Honestly, I had to double check the figures and knowing Bashan, I'm sure he went and checked the figures again or called Bocian [CFO] for verification. Lower new unit productivity for the last reported quarter was strictly geographic specific and not on a national level. Sorry Steven, but this is a spin.

Return on Invested Capital

O.K., I'll give you this one. Any half twit can take a look at the balance sheet and compare FY2006 with FY2007 and will notice the bottom line. The net result was:

Total assets grew in FY2007 along with total liabilities implying a stagnant to lower return rate on invested capital. Does this warrant a P/E compression by 50%? I'm not calling Steven a half twit or anything of the sort, all I am saying is that Steven, you are stating the obvious yet at the same time you are leaving out the other half of the equation. Bashan seems to calculate a compression to the 32 range as more inline. At CrossProfit we are super conservative and derive at a $29 target which is a P/E of 27.6 based on $1.05 for FY2008. Personally, I think that Bashan is underestimating the overall negative market sentiment that is going to slightly depress ratios throughout 2008. We shall see in six months from now if SBUX is in the 29 range or the 34 range.

Softer Traffic Trends

This is like saying the same thing twice. The reason SBUX has a stagnant to lower ROI is because traffic growth has slowed. If you want, I can say the same thing in another three ways. Once again the other half of the equation has been omitted. Bashan has correctly pointed this out in his analysis ('and lower U.S. traffic') and explicitly states that the unit expansion in the U.S. (excluding overseas) more than covers this to yield a 17% revenue growth rate!

Still-rapid Store Expansion

Is this supposed to be a negative? This is the SBUX model! The more caffeine junkies there are, the more they (we) buy, the happier investors are. (I have never bought a cup of SBUX whatever in my life! I'm happy with my own poison.) Now I may not have had my third fix today, still, if you are implying that SBUX has reached the saturation point in the U.S. for non-cannibalizing locations, then I suggest you get a fix real soon! O.K., that was a bit harsh - wait, I'll get a cup and reword this…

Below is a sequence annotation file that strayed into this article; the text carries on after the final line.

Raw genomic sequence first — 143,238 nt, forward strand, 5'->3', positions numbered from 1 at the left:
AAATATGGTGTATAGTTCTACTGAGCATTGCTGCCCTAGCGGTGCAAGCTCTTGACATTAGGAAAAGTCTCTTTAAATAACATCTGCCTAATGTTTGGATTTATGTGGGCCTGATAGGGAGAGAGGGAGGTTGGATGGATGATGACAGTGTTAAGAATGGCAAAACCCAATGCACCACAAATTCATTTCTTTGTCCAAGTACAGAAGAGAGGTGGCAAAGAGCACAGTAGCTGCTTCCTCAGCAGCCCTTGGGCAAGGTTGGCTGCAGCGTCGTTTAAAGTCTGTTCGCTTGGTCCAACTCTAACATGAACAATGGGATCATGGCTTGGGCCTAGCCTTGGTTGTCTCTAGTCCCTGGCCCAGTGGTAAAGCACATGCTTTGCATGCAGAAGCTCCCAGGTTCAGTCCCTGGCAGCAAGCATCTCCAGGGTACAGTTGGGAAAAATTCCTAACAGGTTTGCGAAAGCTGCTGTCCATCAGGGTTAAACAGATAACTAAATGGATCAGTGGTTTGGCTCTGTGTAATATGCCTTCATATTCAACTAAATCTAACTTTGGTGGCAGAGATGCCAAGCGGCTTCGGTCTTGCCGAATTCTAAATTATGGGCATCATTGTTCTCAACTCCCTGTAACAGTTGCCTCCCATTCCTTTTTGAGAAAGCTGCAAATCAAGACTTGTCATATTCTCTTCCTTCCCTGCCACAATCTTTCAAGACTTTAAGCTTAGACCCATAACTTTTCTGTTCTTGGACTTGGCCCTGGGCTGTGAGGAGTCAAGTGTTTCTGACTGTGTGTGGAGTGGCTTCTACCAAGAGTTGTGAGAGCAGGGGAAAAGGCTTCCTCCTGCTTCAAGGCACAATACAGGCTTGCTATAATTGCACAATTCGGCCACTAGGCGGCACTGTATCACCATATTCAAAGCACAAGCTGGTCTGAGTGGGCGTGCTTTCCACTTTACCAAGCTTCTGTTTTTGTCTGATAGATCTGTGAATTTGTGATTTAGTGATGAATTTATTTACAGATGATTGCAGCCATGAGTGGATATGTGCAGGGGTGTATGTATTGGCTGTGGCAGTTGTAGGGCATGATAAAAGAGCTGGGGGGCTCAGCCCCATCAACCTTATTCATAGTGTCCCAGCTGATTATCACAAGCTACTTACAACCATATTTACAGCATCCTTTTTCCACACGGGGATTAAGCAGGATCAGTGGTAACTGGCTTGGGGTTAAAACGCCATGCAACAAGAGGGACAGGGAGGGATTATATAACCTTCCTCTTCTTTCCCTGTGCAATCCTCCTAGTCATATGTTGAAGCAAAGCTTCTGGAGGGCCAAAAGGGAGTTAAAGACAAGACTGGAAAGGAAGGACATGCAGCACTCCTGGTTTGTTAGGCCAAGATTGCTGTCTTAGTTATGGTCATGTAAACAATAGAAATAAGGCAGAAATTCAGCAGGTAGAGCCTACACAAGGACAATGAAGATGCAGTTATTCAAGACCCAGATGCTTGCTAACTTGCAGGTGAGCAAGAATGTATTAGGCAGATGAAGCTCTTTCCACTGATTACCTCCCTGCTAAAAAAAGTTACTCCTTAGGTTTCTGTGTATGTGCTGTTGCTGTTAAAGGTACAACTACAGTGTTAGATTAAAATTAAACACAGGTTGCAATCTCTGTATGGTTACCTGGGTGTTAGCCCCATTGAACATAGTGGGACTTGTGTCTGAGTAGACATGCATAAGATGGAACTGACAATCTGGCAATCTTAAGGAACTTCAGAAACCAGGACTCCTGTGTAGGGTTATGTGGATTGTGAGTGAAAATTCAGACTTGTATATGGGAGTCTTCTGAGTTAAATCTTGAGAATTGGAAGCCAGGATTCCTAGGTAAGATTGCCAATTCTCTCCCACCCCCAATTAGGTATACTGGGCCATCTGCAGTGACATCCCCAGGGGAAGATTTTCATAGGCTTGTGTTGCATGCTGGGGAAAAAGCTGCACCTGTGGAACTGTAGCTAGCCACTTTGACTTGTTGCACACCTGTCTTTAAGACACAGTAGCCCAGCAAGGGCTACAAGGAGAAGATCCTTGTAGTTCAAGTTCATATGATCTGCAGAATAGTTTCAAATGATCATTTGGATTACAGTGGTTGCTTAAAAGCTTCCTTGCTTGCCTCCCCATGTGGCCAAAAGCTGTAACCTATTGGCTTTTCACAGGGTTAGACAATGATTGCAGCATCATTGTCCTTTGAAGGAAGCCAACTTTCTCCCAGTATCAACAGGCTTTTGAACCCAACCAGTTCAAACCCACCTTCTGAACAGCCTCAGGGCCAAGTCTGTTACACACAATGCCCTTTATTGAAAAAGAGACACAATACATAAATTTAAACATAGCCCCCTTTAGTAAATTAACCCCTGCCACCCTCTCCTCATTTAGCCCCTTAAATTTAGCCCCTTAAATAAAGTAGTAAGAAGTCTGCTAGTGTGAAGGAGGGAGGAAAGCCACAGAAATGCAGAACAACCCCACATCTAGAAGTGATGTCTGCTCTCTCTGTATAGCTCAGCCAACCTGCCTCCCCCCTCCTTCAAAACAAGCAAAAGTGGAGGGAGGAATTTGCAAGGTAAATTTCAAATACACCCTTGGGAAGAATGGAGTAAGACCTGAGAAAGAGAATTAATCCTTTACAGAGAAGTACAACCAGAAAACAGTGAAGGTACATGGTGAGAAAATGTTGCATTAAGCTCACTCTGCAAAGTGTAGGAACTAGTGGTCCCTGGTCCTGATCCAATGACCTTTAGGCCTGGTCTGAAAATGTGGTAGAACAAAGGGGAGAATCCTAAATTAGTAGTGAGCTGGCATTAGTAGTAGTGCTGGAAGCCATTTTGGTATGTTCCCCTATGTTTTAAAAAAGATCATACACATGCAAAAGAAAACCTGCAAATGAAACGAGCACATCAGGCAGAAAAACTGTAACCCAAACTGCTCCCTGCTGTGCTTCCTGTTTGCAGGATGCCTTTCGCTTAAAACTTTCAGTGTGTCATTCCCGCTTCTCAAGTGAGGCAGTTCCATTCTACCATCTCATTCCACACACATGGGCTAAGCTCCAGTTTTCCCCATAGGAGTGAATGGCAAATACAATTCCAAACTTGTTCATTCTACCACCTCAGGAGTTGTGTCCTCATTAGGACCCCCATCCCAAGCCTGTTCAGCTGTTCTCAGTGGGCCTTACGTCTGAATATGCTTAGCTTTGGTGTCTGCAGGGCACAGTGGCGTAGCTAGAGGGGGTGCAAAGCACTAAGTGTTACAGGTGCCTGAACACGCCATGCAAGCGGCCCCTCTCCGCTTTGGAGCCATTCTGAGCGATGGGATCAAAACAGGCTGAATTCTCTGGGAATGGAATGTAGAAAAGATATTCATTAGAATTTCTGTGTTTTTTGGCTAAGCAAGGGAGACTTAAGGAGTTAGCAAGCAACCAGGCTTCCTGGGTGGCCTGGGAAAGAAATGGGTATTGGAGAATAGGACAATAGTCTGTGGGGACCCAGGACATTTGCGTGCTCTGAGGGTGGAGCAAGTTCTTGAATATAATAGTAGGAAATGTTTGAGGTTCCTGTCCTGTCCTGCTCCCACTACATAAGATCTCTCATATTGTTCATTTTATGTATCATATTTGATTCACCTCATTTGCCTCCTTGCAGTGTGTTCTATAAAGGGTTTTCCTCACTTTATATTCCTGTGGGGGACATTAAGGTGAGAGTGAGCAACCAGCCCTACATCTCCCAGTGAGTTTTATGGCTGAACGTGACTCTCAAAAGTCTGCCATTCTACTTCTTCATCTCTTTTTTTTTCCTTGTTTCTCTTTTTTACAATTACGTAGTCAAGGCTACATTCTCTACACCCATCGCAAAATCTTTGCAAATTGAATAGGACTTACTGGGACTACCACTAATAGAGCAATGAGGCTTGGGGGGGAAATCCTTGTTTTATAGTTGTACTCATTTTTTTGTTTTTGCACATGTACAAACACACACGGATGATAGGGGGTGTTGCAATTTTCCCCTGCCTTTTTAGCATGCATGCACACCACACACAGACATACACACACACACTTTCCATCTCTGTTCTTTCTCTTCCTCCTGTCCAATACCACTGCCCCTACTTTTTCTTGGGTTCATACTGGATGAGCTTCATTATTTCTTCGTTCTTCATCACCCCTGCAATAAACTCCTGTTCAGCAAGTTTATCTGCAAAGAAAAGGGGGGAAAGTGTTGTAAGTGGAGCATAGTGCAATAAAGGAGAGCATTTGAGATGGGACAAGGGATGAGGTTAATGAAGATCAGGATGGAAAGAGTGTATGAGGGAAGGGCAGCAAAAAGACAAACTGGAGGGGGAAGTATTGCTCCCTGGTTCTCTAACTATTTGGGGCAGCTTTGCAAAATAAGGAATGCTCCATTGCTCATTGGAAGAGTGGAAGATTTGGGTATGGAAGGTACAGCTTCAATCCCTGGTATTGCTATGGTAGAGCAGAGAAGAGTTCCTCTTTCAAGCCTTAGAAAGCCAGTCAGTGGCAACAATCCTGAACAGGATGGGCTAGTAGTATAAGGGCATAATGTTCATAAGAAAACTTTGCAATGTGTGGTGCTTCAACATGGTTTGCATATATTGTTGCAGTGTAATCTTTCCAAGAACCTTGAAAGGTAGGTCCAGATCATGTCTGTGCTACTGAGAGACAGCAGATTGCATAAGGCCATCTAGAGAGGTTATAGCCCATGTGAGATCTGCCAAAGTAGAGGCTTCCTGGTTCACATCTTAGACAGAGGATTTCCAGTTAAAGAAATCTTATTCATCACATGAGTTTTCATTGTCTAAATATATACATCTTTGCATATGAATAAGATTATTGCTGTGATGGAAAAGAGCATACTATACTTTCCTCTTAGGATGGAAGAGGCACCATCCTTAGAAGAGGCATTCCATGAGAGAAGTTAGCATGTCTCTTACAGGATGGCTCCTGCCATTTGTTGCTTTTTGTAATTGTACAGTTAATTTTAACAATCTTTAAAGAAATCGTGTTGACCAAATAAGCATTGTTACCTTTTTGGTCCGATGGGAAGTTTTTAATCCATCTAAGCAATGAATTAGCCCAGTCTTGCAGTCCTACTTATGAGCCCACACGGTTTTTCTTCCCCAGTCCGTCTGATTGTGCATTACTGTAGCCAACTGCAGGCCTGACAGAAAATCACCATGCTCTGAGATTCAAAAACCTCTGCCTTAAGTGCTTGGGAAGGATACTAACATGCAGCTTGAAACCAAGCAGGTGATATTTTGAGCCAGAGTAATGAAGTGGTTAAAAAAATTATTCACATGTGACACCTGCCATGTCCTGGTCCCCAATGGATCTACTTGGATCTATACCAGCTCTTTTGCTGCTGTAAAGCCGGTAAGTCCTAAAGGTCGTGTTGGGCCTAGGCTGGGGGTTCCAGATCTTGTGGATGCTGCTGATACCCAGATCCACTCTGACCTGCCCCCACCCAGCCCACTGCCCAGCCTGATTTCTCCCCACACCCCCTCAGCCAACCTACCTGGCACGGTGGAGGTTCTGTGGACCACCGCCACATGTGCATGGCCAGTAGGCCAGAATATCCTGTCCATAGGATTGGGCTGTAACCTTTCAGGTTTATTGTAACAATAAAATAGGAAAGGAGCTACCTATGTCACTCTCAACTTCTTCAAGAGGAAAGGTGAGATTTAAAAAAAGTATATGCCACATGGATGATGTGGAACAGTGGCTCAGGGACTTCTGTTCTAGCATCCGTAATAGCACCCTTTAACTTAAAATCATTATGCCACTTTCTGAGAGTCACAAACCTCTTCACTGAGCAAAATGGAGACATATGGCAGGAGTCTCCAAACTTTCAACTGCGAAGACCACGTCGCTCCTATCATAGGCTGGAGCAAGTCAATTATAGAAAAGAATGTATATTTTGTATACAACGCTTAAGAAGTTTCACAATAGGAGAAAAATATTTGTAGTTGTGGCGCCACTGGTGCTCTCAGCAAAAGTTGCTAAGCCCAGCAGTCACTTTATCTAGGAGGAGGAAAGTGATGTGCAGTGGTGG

The consensus is that there will be lower earnings growth in 2008 for the S&P 500. Most industries will find it difficult if not impossible to maintain current margins and expect to compensate with revenue expansion. In numerous fields, acquisition of competitors is the only and sometimes costly venue. SBUX is blessed to be in a segment that does not necessitate the acquisition of competitors.

Everywhere I go whether it is a conference or a wedding; there is a lot more coffee drinking going on than ever before. If anything, soft drinks seem to be in rapid decline and wine and coffee seem to be picking up, especially the latter. The next time you are at a shindig, look around and see what people are drinking for their 'last one for the road'! I lectured at a conference this past Friday and sure enough, I would estimate that 90% of the participants had at least one coffee during the break. I was at a wedding in Jerusalem Israel two nights ago and it was the same as in New York. Coffee addiction is global.

Addictive Recessionary Behavior

There are several schools of thought as to what happens to addictive patterns when the substance used becomes more expensive. A basic assumption is that discretionary spending [DS] otherwise known as discretionary disposable income is in decline therefore a cup of coffee costs more as a percentage of the remaining DS and the weighted cost factor intensifies with every price increase. For our purposes, we will use cigarette addiction for comparison.

In 1998, a Center for Disease Control (NASDAQ:CDC) study was released that basically holds true until today;

According to the CDC analysis of 14 years of health data, smokers with family incomes equal to or below the study sample median ($33,106 in 1997 dollars) were more likely to respond to price increases by quitting than smokers with family incomes above the median.

For our analogy purposes we will say that the average SBUX addict is comparable to the above average median. The likelihood of reduced consumption due to higher prices is negligible.

Wait, this gets better.

One of the main themes touted recently by several analysts is the reintroduction of the black bean by McDonald's (NYSE:MCD). In fact, there are even some reports out proclaiming that MCD coffee even tastes better. This could be true or not, I have never had a cup of coffee at McDonald's either.

The point is that part of the fix is the packaging and psychological experience as well. I read somewhere that private coffee shops are doing better now because they sell a cup of coffee out of a china cup/mug rather than a paper cup. I don't think this is the case and I am more inclined to believe that they are doing better because there are more coffee drinkers consuming more coffee. In addition, until recently I thought that I was the only meshigana (crazy person) that actually enjoyed drinking coffee out of a paper cup when no one was looking. I can't drink wine out of a paper cup, just can't.